The political life of information: “Information” and the practice of governance in India
Information is increasingly hailed as a tool to achieve good governance. This dissertation challenges claims that naturalize the relationship between information and good governance. I argue that such claims are based on the reification of information as a well-defined object with intrinsic value and have shifted focus away from the relations, materials and practices in which information is embedded. The first goal of the dissertation is to examine the costs of reifying information in the domain of governance. I argue that “information” has to be unpacked and understood as a technique of governing that is involved in making, maintaining and shifting boundaries between a state and its population. The second goal of the dissertation is to examine the benefits of reifying information, where I argue that the reification and flexibility of information as a term have helped it rally support from a diverse range of organizations and individuals. I draw on a modified form of Bayly's “information order” to examine my first concern and address the second using the idea of a “boundary object.” My analysis is based on two cases from India. The first is a set of campaigns led by Mazdoor Kisan Shakti Sangathan (MKSS), a political people's movement, that eventually led to a nationwide campaign for a right to government information. The second is a project established by Swaminathan Foundation, an NGO, that provided government information through Information and Communication Technology-based information shops. Based on ten months of fieldwork and archival research, I analyze how information was leveraged as a term, object and rallying point in the two cases.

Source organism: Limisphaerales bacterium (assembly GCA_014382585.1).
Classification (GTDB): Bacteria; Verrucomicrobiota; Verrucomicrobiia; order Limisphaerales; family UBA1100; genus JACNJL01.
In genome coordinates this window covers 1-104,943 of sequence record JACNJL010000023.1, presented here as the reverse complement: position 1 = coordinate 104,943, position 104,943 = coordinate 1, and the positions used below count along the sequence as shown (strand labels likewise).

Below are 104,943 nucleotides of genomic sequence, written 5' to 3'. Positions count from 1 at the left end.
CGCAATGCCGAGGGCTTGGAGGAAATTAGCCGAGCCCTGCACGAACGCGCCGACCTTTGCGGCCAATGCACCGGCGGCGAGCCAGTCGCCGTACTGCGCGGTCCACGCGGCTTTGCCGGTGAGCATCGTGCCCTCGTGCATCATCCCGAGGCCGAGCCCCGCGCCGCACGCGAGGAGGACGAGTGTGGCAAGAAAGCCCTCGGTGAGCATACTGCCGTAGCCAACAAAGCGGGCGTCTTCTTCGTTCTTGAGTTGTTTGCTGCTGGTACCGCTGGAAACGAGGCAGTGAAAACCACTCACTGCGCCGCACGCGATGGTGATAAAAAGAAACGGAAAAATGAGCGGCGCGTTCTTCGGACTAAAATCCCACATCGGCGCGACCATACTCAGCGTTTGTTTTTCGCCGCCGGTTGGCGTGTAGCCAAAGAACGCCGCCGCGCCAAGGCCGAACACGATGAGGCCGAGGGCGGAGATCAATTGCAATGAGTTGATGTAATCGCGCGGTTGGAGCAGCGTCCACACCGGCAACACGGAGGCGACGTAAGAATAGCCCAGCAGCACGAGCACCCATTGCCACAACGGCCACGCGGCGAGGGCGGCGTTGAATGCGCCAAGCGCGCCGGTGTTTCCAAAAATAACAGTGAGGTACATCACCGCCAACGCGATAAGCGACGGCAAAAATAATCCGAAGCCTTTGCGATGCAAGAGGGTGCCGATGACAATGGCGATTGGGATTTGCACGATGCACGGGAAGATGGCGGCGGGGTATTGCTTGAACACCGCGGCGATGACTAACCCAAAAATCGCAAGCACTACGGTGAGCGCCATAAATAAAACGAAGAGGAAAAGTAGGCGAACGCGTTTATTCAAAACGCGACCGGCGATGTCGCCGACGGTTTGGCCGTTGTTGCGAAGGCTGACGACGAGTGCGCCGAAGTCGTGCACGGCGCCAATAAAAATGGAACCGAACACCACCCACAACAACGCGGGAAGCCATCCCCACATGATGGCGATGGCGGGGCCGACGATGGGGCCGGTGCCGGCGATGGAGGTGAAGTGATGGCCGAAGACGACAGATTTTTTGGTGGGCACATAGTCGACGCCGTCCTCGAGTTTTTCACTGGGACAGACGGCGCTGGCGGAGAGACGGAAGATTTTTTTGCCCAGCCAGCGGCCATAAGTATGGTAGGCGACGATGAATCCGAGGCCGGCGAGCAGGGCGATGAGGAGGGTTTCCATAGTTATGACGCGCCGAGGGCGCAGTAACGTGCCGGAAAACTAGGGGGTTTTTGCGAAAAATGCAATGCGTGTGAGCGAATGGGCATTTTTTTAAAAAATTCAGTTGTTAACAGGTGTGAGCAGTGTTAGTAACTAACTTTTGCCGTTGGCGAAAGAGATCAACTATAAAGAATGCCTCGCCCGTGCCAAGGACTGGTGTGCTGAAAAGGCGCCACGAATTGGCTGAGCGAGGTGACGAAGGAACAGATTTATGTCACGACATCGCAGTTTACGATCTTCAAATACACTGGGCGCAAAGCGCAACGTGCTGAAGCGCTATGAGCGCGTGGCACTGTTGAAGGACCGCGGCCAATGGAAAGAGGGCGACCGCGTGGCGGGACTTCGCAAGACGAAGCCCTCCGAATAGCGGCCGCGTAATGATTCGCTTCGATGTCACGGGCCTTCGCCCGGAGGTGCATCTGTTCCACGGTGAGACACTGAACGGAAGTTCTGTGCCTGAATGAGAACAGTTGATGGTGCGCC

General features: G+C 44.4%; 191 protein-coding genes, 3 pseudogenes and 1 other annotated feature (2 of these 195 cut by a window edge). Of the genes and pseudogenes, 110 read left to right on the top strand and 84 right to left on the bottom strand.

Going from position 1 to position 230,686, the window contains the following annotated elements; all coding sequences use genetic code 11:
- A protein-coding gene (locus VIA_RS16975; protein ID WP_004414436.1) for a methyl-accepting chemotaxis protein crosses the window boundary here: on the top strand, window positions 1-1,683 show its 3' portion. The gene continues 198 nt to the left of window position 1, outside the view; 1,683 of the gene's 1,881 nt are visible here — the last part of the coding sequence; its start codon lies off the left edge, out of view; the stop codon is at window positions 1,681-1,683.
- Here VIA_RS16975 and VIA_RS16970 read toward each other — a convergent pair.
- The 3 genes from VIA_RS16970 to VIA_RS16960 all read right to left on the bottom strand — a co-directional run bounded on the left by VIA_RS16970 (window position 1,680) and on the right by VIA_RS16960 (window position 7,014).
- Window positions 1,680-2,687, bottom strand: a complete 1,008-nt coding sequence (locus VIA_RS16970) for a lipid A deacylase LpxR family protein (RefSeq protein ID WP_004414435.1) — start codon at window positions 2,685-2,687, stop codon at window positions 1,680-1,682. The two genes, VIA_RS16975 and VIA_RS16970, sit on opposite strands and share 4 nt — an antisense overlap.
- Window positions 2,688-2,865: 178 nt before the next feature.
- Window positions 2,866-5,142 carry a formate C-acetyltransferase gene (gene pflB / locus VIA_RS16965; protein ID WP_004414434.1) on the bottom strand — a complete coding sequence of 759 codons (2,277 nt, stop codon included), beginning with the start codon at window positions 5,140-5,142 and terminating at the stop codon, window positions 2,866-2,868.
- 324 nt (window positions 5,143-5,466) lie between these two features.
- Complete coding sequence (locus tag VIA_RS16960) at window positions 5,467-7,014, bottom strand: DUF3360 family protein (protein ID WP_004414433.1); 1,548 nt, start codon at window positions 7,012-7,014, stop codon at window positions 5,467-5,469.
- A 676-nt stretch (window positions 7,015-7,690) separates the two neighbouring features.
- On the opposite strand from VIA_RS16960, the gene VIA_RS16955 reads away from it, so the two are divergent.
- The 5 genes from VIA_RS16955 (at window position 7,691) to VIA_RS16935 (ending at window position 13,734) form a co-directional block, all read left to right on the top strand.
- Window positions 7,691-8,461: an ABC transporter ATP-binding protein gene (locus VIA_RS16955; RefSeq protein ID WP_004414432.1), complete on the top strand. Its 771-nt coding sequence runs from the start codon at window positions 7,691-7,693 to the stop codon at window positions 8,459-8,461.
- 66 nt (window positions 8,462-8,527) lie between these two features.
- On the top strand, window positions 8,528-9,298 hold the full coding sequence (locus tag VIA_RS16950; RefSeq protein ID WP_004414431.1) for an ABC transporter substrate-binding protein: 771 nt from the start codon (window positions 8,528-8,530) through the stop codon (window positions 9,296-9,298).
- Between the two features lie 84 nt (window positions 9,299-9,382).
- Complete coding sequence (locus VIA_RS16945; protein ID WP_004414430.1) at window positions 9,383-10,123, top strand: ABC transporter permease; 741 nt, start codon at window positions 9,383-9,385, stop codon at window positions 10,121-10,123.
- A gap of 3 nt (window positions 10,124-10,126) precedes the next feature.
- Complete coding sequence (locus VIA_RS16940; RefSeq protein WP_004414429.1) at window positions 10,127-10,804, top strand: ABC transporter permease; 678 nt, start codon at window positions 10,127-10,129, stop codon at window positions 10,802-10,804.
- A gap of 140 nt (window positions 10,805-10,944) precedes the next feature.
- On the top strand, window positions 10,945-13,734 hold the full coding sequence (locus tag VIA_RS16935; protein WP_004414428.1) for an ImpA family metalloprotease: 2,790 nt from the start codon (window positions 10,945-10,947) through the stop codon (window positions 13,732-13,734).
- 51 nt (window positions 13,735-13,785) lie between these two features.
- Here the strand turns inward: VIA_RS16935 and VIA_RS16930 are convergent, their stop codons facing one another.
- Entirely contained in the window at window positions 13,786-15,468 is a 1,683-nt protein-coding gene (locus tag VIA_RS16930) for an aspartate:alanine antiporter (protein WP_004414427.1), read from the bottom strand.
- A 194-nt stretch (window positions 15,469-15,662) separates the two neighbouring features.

Addressing my first concern, I show how an information order was deployed as a technique of governing in the two cases. I argue that it helped maintain boundaries between state and population by dictating who could contribute to the creation of official records and rules, who could access documents and who was required to possess documents to make use of public schemes. But the information order was also challenged in both cases. I show that such shifts came about when the blurred nature of the state-population boundary or connections across it were leveraged, albeit differently in the two cases. MKSS organized political campaigns and lobbied with bureaucrats to change the interpretation and implementation of rules. In contrast, information shops strived to be apolitical. I show how an information shop and its operators, nevertheless, became involved in the creation and verification of social facts for the state; were drawn on as valuable resources for petitioning the state, and were deemed irrelevant in arenas where they chose to stay away from politics. By examining ideologically different initiatives, I conclude that the meaning, creation and use of information is situated in the practice of governing and that its circulation is always political irrespective of whether an initiative sees its work as political or not. In addressing my second concern, I show how the reification and flexible meaning of information helped the term act as a boundary object that brought in diverse supporters in both cases. I conclude by identifying the tension between the situatedness of information in practice and the universality of the term information in the two cases.